At June 30, 2020, multi-family real estate loans, which we consider a sub-category of commercial real estate loans, totaled $82.5 million, or 18.3% of our commercial real estate loan portfolio. Our multi-family real estate loans are generally secured by properties consisting of five to 100 rental units within our market area. We originate a variety of adjustable-rate multi-family residential real estate loans with terms and amortization periods generally of up to 25 years (or 30 years if the age of the collateral is less than 10 years old), which may include balloon payments. Interest rates and payments on our adjustable-rate loans adjust generally every five years and generally are indexed to the comparable Federal Home Loan Bank of New York amortizing advance indications, plus a margin.

In underwriting multi-family residential real estate loans, we consider several factors, which include a debt service coverage ratio of at least 120%, the age and condition of the collateral, the financial resources and income level of the borrower and the borrower’s experience in owning or managing similar properties. Multi-family residential real estate loans have loan-to-value ratios of up to 80% of the appraised value of the property securing the loans. The borrower’s financial information on such loans is monitored on an ongoing basis by requiring periodic financial statement updates.

If we foreclose on a multi-family real estate loan, the marketing and liquidation period to convert the real estate to cash can be a lengthy process with substantial holding costs. In addition, vacancies, deferred maintenance, repairs and market stigma can result in prospective buyers expecting sale price concessions to offset their real or perceived economic losses for the time it takes them to return the property to profitability.

Commercial and Industrial Loans. We originate commercial loans and lines of credit to a variety of small and medium sized businesses in our market area. These loans are generally secured by accounts receivable, inventory or other business assets, and we may support this collateral with liens on real property. At June 30, 2020, commercial and industrial loans totaled $237.2 million, or 20.3% of our total loan portfolio. Customers for these loans include professional businesses, family-owned businesses and not for profit businesses. As part of our relationship-driven focus, we generally require our commercial borrowers to maintain a deposit account with us, which improves our interest rate spread, margin and overall profitability.

Commercial lending products include revolving lines of credit and term loans. Our commercial lines of credit are typically made with adjustable interest rates, indexed to either the London Interbank Offered Rate (“LIBOR”) or The Wall Street Journal Prime Rate, plus a margin, and we can demand repayment of the borrowed amount due at any time. Term loans are generally made with fixed interest rates, indexed to the comparable Federal Home Loan Bank of New York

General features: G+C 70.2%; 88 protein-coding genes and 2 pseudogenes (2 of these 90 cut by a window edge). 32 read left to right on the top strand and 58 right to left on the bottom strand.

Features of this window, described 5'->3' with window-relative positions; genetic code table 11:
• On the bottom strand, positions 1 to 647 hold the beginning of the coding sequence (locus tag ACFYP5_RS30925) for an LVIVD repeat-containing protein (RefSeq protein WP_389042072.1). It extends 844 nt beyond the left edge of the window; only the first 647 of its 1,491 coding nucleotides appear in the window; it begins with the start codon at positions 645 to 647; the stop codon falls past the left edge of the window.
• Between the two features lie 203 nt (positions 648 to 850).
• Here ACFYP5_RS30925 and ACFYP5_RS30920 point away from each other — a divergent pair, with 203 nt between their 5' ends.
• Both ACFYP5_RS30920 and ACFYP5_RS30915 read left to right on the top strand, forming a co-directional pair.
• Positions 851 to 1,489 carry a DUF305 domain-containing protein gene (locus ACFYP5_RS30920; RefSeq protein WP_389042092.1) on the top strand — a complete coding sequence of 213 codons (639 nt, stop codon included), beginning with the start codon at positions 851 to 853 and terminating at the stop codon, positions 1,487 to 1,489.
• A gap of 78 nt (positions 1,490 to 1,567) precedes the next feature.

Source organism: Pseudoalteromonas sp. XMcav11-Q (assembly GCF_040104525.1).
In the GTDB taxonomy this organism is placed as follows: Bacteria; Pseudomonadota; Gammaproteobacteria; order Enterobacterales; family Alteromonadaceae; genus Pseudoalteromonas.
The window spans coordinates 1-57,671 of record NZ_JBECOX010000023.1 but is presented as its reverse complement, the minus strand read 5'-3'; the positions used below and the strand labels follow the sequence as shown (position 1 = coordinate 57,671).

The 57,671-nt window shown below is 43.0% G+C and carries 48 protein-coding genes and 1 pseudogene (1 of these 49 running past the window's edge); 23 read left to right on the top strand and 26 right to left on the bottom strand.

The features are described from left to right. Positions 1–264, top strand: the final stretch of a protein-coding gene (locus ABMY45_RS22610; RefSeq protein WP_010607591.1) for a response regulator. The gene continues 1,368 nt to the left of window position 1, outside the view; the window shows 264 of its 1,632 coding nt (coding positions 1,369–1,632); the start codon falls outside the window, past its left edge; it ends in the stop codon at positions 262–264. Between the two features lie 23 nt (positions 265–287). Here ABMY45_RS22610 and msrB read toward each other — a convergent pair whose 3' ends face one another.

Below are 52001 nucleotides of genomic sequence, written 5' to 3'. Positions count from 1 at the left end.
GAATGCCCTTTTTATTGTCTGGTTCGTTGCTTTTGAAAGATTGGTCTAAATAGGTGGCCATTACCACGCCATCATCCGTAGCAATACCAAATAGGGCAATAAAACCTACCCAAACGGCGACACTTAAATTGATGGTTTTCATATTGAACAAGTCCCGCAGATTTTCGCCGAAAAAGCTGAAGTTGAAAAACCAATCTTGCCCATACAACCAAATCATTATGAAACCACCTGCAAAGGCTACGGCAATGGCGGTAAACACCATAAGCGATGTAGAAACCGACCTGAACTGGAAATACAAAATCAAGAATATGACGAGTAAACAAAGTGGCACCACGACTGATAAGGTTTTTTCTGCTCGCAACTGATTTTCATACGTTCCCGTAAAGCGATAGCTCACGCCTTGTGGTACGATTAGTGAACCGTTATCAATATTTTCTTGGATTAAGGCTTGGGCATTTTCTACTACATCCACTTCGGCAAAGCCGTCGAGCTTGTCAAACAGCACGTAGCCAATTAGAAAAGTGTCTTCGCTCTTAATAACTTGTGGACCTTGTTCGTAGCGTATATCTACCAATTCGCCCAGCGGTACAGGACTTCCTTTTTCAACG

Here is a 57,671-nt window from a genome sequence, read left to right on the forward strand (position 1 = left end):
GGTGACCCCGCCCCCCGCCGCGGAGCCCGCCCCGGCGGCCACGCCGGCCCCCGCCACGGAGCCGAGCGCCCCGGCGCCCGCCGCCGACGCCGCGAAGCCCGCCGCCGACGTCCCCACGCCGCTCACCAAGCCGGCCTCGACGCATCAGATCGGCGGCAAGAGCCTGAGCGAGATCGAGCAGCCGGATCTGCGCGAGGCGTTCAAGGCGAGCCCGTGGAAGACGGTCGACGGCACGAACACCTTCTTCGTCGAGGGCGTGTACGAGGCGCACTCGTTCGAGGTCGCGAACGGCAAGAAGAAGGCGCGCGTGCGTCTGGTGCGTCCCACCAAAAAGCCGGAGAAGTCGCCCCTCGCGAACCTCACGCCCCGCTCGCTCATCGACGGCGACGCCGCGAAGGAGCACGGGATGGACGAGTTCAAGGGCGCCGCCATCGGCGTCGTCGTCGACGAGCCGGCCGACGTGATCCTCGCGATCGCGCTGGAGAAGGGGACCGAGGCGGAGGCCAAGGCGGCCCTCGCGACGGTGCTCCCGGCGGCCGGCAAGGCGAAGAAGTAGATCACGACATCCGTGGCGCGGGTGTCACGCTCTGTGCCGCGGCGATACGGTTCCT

9


amortizing advance indications, plus a margin, and are for terms up to 10 years. We focus our efforts on experienced, growing small- to medium-sized, privately-held companies with solid operating history and projected cash flow that operate in our market area.

When making commercial and industrial loans, we consider the financial statements of the borrower, our lending history with the borrower, the debt service capabilities of the borrower, the projected cash flows of the business and the value of the collateral, accounts receivable, inventory and equipment. Depending on the collateral used to secure the loans, commercial and industrial loans are made in amounts generally of up to 75% of the value of the collateral securing the loan. We generally do not make unsecured commercial and industrial loans. Personal guarantees are often obtained from commercial and industrial borrowers.

Commercial and industrial loans also include loans originated under the Paycheck Protection Program (“PPP”), a $650 billion specialized low-interest loan program funded by the U.S. Treasury Department and administered by the U.S. Small Business Administration (“SBA”). In 2020, the Bank became a qualified SBA lender and was authorized to originate PPP loans.  An eligible business can generally apply for a PPP loan up to the greater of: 2.5 times its average monthly payroll costs, or $10.0 million.  PPP loans have an interest rate of 1.0%, a two-year or five-year loan term to maturity, and principal and interest payments deferred until the lender receives the applicable forgiven amount or ten months after the period the business has used such funds.  The SBA guarantees 100% of the PPP loans made to eligible borrowers.  The entire principal amount of the borrower’s PPP loan, including any accrued interest, is eligible to be reduced by the loan forgiveness amount under the PPP so long as employee and compensation levels of the business are maintained and 60% of the loan proceeds are used for payroll expenses, with the remaining 40% of the loan proceeds used for other qualifying expenses. Through June 30, 2020, the Bank has originated 624 PPP loans totaling $74.0 million.

Commercial and industrial loans generally have greater credit risk than residential real estate loans. Unlike residential real estate loans, which generally are made on the basis of the borrower’s ability to make repayment from his or her employment or other income, and which are secured by real property whose value tends to be more easily ascertainable, commercial and industrial loans generally are made on the basis of the borrower’s ability to repay the loan from the cash flow of the borrower’s business. As a result, the availability of funds for the repayment of commercial and industrial loans may depend substantially on the success of the business itself. Further, any collateral securing the loans may depreciate over time, may be difficult to appraise and may fluctuate in value. We try to minimize these risks through our underwriting standards.